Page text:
Animal production, hay production and feeding, and the yields and composition of forage from summer and winter grass-legume pastures and winter corn crop residue fields from a year-round grazing system were compared with those of a conventional system. The year-round grazing system utilized 1.67 acres of smooth bromegrass-orchardgrass-birdsfoot trefoil pasture per cow in the summer, and 1.25 acres of stockpiled tall fescue-red clover pasture per cow, 1.25 acres of stockpiled smooth bromegrass-red clover pasture per cow, and 1.25 acres of corn crop residues per cow during winter for spring- and fall-calving cows and stockers. First-cutting hay was harvested from the tall fescue-red clover and smooth bromegrass-red clover pastures to meet supplemental needs of cows and calves during winter. In the conventional system (called the minimal land system), spring-calving cows grazed smooth bromegrass-orchardgrass-birdsfoot trefoil pastures at 3.33 acres/cow during summer with first cutting hay removed from one-half of these acres. This hay was fed to these cows in a drylot during winter. All summer grazing was done by rotational stocking for both systems, and winter grazing of the corn crop residues and stockpiled forages for pregnant spring-calving cows and lactating fall-calving cows in the year-round system was managed by strip-stocking. Hay was fed to springcalving cows in both systems to maintain a mean body condition score of 5 on a 9-point scale, but was fed to fall-calving cows to maintain a mean body condition score of greater than 3. Over winter, fall-calving cows lost more body weight and condition than spring calving cows, but there were no differences in body weight or condition score change between spring-calving cows in either system. Fall- and spring-calving cows in the yearround grazing system required 934 and 1,395 lb. hay dry matter/cow for maintenance during the winter whereas spring-calving cows in drylot required 4,776 lb. hay dry matter/cow. Rebreeding rates were not affected by management system. Average daily gains of spring-born calves did not differ between systems, but were greater than fall calves. Because of differences in land areas for the two systems, weight production of calves per acre of cows in the minimal land system was greater than those of the year-round grazing system, but when the additional weight gains of the stocker cattle were considered, production of total growing animals did not differ between the two systems.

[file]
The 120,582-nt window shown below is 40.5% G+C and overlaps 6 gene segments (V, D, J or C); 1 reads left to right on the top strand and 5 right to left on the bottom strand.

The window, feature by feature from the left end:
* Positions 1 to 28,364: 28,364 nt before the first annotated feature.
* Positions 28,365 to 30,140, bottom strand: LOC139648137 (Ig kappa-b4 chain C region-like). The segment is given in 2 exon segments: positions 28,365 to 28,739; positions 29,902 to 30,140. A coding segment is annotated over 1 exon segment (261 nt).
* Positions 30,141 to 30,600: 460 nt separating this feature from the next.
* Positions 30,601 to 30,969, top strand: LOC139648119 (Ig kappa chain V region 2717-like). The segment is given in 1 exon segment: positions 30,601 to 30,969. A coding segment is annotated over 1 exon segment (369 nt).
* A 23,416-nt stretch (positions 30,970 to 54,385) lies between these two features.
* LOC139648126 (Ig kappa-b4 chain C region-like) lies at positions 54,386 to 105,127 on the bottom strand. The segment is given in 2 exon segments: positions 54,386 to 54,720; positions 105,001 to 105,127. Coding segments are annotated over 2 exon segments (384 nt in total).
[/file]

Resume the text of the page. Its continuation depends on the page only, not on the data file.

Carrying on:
Iowa State University
Russell, J. R.; Janovick, N.; Strohbehn, D. R.; Morrical, D. G.; Barnhart, S. K.; Maxwell, D.; and Secor, L. J., "Integrating the Use of Spring- and Fall-Calving Beef Cows in a Year-round Grazing System (A Progress Report)" (2001). Beef Research Report, 2000. 9.